If you're a travel junkie, then you have probably used Google Earth more than once.
After all, it's pretty incredible that with a simple online service, you can see just about anywhere in the world whenever you want. You can wander along the shores of just about any country to take in gorgeous white-sand beaches or even try your luck at getting a glimpse of the Himalayas.
But sometimes, the technology can reveal some of Earth's dark, creepy secrets. Here are 24 Google Earth images that will give you an idea of where exactly you DON'T want to travel.
1. This large pentagram was found on the southern shore of the Upper Tobol Reservoir in Kazakhstan. It may not actually be that scary though. AsEmma Usmanova explained to Live Science, “It is the outline of a park made in the form of a star.” Stars were known to be popular symbols during the Soviet era and the park’s roadways make the shape more visible.
2. Check out this crimson-colored body of water found in Iraq’s Sadr City. It was first brought to the Internet’s attention back in 2007, which prompted a lot of speculation. Theories abound, the most gruesome of which states that it's because nearby slaughterhouses dump blood in there, but an official explanation hasn't been given.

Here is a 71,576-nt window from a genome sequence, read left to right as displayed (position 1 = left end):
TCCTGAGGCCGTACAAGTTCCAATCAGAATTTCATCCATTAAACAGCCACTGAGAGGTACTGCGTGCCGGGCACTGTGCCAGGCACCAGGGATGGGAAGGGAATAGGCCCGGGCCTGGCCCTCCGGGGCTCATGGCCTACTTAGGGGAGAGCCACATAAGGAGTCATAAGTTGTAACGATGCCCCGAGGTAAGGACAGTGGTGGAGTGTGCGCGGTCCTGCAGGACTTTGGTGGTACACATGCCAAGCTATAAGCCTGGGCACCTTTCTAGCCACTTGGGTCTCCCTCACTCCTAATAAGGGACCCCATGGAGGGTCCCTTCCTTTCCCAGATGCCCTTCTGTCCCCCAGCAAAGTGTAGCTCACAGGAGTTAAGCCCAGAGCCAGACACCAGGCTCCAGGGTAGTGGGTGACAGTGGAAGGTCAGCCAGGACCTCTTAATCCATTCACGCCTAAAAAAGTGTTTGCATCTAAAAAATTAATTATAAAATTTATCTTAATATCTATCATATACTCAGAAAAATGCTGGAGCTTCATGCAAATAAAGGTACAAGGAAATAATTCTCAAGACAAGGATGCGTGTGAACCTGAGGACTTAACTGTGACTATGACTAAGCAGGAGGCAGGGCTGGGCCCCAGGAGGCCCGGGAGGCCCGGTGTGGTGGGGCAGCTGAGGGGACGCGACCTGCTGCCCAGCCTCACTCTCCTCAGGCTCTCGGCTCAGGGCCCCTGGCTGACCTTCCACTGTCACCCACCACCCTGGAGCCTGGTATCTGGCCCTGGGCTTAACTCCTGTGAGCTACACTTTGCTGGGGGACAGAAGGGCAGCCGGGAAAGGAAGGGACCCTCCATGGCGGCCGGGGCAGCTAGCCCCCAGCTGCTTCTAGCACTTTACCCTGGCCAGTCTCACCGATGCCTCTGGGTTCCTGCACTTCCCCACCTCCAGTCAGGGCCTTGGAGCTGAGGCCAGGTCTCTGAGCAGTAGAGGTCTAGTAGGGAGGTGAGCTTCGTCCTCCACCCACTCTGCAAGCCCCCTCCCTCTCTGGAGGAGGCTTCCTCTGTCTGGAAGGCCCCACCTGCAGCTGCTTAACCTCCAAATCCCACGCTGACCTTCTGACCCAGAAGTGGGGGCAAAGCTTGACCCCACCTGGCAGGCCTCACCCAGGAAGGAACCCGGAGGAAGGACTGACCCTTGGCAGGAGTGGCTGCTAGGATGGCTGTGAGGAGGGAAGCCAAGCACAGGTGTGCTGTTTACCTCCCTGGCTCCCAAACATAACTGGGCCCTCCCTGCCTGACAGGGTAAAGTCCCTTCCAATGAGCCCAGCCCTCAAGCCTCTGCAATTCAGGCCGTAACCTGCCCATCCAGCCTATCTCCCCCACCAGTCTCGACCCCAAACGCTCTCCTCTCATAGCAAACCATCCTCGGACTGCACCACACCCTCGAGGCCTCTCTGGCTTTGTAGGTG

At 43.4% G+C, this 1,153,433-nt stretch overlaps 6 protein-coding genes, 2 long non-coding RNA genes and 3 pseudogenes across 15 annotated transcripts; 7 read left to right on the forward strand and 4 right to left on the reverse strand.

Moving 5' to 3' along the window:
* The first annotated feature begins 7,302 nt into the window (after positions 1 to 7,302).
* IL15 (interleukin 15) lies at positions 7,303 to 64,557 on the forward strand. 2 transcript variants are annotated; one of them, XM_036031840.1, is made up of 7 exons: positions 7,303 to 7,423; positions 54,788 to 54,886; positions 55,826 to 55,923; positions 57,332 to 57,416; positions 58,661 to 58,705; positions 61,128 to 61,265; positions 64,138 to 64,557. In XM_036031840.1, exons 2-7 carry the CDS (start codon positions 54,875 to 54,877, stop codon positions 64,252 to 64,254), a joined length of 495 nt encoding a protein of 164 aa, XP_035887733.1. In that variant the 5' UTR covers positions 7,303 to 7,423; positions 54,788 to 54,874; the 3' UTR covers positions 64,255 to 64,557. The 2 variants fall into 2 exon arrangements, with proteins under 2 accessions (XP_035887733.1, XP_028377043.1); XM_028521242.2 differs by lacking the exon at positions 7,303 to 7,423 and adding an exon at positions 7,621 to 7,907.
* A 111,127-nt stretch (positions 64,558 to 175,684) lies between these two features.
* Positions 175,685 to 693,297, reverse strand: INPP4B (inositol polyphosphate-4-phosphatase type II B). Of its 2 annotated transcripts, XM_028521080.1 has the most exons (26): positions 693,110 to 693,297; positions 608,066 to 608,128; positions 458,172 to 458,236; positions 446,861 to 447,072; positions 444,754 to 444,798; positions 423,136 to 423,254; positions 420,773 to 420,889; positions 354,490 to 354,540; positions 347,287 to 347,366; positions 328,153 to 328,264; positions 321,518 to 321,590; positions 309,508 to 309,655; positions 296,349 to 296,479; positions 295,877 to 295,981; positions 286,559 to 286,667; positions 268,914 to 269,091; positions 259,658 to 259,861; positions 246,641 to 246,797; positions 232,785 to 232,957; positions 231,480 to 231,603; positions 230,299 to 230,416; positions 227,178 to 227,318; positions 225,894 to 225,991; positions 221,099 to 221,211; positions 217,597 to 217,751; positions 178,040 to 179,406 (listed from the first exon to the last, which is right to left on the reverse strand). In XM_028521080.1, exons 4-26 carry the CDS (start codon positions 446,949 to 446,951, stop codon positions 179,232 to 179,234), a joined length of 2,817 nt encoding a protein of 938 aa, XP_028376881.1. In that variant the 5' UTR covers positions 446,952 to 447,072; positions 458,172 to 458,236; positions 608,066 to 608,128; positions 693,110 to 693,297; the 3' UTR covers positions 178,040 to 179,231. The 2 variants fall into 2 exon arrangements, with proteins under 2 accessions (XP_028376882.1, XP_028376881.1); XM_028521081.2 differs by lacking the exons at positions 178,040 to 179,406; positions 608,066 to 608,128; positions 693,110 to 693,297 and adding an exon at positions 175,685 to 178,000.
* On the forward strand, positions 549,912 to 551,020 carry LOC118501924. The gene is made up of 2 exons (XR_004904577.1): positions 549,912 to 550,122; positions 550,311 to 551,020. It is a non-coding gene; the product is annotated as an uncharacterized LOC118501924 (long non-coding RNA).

3. These symbols found near Mesa Huerfanita, New Mexico, look like the work of aliens. But actually, it's the work of Scientologists. The Washington Post explained, “The symbol marks a ‘return point’ so loyal staff members know where they can find the founder’s works when they travel here in the future from other places in the universe.” Alrighty then.
4. This one's no longer visible today, the S.S. Jassim was once the largest shipwreck visible on Google Earth. The Bolivian cargo ferry met its demise after it sunk off the coast of Sudan in December 2003.
5. These creepy lines found in China’s Gobi Desert have caused a lot of speculation. Some say that this is most likely a Yagi antenna array, which is used to track weather for atmospheric research.
6. This geographical marvel located near Medicine Hat in the south-east corner of Alberta, Canada, appears to resemble an ancient Egyptian face from an aerial view. It's totally natural and has been dubbed the Badlands Guardian.
7. The satellite image of an airplane graveyard is certainly attention-grabbing. The Davis-Monthan Air Force Base is located just outside of Tucson, Arizona, and it’s where retired planes go to be either be kept for storage or have their parts removed for reuse or resale. It looks super creepy.
8. Curious scanners for Google Earth found that this formation resembled human lips. They are formed by two rocky ridges and stretch a half a mile long, located in Gharb, Darfur, in Sudan.
9. This spiral in the Egyptian desert evokes a feeling of extraterrestrial or ancient Egyptian handiwork, but the piece was actually created by three Greek female artists back in March 1997 and covers an area of about 25 acres.
10. This piece was created by Scottish gangster and convicted murderer, Jimmy Boyle, who designed the sculpture while he was still in prison. The 100f-foot-tall structure was created at Hunters Hall Park in Craigmillar, Scotland. Creepy.